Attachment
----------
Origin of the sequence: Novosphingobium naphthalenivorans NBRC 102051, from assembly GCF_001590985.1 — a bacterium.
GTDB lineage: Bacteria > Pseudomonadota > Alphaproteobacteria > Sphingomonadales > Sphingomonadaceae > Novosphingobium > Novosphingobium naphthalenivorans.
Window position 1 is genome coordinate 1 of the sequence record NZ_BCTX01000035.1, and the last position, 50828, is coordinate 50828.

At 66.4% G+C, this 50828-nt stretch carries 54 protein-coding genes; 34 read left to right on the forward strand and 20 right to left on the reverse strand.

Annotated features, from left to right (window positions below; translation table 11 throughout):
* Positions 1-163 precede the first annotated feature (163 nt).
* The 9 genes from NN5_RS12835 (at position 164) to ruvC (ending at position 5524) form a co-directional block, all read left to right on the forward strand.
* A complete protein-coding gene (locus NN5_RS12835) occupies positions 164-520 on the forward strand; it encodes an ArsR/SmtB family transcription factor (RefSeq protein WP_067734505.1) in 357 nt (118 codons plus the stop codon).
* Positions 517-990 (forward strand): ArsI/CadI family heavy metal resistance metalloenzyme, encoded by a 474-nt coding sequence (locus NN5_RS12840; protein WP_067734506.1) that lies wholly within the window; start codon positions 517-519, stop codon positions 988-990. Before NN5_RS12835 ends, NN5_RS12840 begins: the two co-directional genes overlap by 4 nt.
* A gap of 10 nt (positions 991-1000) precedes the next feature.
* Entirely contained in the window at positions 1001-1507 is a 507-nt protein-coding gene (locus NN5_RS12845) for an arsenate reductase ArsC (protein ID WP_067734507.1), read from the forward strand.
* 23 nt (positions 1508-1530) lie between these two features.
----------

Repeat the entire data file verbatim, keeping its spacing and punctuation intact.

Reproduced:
Origin of the sequence: Novosphingobium naphthalenivorans NBRC 102051, from assembly GCF_001590985.1 — a bacterium.
GTDB lineage: Bacteria > Pseudomonadota > Alphaproteobacteria > Sphingomonadales > Sphingomonadaceae > Novosphingobium > Novosphingobium naphthalenivorans.
Window position 1 is genome coordinate 1 of the sequence record NZ_BCTX01000035.1, and the last position, 50828, is coordinate 50828.

At 66.4% G+C, this 50828-nt stretch carries 54 protein-coding genes; 34 read left to right on the forward strand and 20 right to left on the reverse strand.

Annotated features, from left to right (window positions below; translation table 11 throughout):
* Positions 1-163 precede the first annotated feature (163 nt).
* The 9 genes from NN5_RS12835 (at position 164) to ruvC (ending at position 5524) form a co-directional block, all read left to right on the forward strand.
* A complete protein-coding gene (locus NN5_RS12835) occupies positions 164-520 on the forward strand; it encodes an ArsR/SmtB family transcription factor (RefSeq protein WP_067734505.1) in 357 nt (118 codons plus the stop codon).
* Positions 517-990 (forward strand): ArsI/CadI family heavy metal resistance metalloenzyme, encoded by a 474-nt coding sequence (locus NN5_RS12840; protein WP_067734506.1) that lies wholly within the window; start codon positions 517-519, stop codon positions 988-990. Before NN5_RS12835 ends, NN5_RS12840 begins: the two co-directional genes overlap by 4 nt.
* A gap of 10 nt (positions 991-1000) precedes the next feature.
* Entirely contained in the window at positions 1001-1507 is a 507-nt protein-coding gene (locus NN5_RS12845) for an arsenate reductase ArsC (protein ID WP_067734507.1), read from the forward strand.
* 23 nt (positions 1508-1530) lie between these two features.